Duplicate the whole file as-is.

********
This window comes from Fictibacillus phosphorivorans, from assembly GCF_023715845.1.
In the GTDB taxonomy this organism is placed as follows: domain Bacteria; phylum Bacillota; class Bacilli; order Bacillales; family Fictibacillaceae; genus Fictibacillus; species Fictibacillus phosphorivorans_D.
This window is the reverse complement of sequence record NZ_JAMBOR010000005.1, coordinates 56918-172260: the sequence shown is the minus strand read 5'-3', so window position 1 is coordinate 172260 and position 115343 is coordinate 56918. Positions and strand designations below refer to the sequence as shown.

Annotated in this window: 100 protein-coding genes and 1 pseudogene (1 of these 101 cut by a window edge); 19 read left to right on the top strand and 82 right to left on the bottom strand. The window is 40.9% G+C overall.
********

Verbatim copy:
This window comes from Fictibacillus phosphorivorans, from assembly GCF_023715845.1.
In the GTDB taxonomy this organism is placed as follows: domain Bacteria; phylum Bacillota; class Bacilli; order Bacillales; family Fictibacillaceae; genus Fictibacillus; species Fictibacillus phosphorivorans_D.
This window is the reverse complement of sequence record NZ_JAMBOR010000005.1, coordinates 56918-172260: the sequence shown is the minus strand read 5'-3', so window position 1 is coordinate 172260 and position 115343 is coordinate 56918. Positions and strand designations below refer to the sequence as shown.

Annotated in this window: 100 protein-coding genes and 1 pseudogene (1 of these 101 cut by a window edge); 19 read left to right on the top strand and 82 right to left on the bottom strand. The window is 40.9% G+C overall.